A study of Connecticut traffic stops in 2014 and 2015 — among the states with the most recent data — found that 14 percent of traffic stops targeted black drivers, despite them making up only 9 percent of the state’s population. Whites, on the other hand, made up 70 percent of the traffic stops, but about 80 percent of the population. They also found the racial disparity was larger during the day than at night, when the officer can easily observe their race before turning on the sirens. The analogous statistic was not available for white drivers.

2) The racial disparity isn’t just limited to stops. Other police-driver contact — searches, tickets, arrests and license suspensions — show similar racial skews. A 2015 New York Times analysis found “wide racial differences in measure after measure of police conduct” in Ferguson, Mo., as well as in Connecticut, Illinois, North Carolina and Rhode Island, the states with the most comprehensive traffic stop data.

The Times analysis found that among the largest police departments in each of those four states, black drivers were between 1.5 and 5.2 times more likely to have their cars searched than white drivers.  These searches occur with the consent of the driver, so the officer doesn't need to meet any legal standard, like probable cause, to initiate one. Of course, he would need cause to pull over the driver in the first place, though minor violations like going a few miles over the speed limit or shifting lanes without a turn signal can offer that.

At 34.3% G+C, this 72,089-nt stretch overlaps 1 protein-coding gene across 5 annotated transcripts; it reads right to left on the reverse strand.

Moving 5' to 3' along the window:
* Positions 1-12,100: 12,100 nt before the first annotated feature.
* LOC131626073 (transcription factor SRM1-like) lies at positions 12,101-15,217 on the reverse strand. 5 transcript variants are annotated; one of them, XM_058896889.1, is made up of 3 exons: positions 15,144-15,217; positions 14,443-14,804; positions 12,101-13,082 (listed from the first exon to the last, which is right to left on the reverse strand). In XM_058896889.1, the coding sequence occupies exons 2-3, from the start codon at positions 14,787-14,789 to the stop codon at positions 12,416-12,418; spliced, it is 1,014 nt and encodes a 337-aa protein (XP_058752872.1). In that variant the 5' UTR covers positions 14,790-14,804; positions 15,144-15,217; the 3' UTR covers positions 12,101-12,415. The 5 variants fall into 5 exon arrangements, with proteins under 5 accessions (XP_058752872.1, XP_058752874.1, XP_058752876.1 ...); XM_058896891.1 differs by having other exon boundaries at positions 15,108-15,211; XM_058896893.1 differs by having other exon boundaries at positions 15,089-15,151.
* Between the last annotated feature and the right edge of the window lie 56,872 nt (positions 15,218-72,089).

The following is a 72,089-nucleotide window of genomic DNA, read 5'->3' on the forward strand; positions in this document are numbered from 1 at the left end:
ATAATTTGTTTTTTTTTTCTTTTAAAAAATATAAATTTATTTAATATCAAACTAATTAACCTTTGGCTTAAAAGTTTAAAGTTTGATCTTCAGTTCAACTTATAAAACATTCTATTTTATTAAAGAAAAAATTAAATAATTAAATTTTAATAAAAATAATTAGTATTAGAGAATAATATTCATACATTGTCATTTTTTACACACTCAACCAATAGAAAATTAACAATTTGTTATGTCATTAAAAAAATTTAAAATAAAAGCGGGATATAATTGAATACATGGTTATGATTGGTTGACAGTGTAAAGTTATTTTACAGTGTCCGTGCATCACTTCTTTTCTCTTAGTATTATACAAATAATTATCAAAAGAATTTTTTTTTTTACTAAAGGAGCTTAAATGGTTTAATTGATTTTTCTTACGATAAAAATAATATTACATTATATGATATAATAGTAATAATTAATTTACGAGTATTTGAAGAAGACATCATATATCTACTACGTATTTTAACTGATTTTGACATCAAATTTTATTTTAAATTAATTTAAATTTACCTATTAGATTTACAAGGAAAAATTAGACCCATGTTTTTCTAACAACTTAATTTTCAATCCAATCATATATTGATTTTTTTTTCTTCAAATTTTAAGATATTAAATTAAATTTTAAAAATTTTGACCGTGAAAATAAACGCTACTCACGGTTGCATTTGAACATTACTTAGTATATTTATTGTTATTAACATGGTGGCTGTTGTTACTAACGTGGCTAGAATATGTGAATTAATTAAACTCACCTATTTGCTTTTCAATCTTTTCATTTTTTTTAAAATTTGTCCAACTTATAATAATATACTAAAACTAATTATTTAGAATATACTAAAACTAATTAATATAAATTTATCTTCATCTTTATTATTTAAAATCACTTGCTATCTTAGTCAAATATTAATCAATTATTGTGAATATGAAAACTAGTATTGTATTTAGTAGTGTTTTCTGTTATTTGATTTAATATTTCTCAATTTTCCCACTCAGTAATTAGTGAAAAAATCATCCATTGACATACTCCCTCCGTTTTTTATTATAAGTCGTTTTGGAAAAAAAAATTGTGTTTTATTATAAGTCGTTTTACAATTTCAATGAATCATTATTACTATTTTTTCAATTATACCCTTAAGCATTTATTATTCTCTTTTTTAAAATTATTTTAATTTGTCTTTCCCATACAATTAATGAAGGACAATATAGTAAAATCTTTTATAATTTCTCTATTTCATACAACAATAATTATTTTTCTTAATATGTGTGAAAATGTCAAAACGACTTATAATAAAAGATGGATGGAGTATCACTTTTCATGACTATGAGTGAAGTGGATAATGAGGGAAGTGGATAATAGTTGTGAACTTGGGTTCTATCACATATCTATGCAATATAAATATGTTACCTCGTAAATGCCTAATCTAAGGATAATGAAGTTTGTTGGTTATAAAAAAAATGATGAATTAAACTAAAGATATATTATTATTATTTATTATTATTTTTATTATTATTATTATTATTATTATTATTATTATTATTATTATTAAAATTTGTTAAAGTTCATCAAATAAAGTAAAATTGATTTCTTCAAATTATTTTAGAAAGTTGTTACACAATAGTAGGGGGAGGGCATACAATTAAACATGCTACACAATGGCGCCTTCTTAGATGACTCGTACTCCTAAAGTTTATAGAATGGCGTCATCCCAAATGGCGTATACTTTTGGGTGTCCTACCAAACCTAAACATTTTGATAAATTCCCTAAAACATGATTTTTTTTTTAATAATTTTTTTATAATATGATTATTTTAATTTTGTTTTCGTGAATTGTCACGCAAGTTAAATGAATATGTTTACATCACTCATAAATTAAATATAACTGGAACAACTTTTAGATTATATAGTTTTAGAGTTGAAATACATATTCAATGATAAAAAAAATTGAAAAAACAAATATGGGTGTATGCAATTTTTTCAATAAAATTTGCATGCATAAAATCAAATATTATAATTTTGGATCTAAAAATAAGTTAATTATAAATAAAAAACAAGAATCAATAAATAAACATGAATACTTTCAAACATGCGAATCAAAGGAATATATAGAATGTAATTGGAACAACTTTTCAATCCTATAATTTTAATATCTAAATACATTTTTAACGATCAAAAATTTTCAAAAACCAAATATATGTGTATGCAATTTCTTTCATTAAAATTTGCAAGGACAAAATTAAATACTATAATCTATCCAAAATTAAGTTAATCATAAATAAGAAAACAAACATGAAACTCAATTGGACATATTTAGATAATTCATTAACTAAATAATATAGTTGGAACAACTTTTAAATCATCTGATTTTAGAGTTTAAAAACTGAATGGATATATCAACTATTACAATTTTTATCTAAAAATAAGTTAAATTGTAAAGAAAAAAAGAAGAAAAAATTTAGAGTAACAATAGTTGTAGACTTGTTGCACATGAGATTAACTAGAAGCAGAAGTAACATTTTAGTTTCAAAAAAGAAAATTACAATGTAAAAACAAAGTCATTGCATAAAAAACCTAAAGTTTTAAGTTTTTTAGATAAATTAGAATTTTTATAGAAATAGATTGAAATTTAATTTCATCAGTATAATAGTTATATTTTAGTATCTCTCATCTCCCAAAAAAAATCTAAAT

3) These disparities extend to other types of traffic stops. As far as tickets, a study of traffic stops in Bloomfield, N.J., released in April uncovered a high level of discrimination in ticketing. The majority-white town issued more than 80 percent of its tickets to black and Latino drivers from September 2014 to August 2015.

There are limits to what one can infer from one city, but same pattern was found across Connecticut. A 2015 analysis by the Hartford Courant found that black and Hispanic drivers who were stopped were 11 to 41 percent more likely to be ticketed than white offenders, depending on the offense committed.

And suspended licenses tell the same story. A report released earlier this year found that in California, black and Latino drivers are more likely than white drivers to be arrested for driving on a license suspended because of unpaid tickets, and minority neighborhoods have higher rates of license suspension than white ones.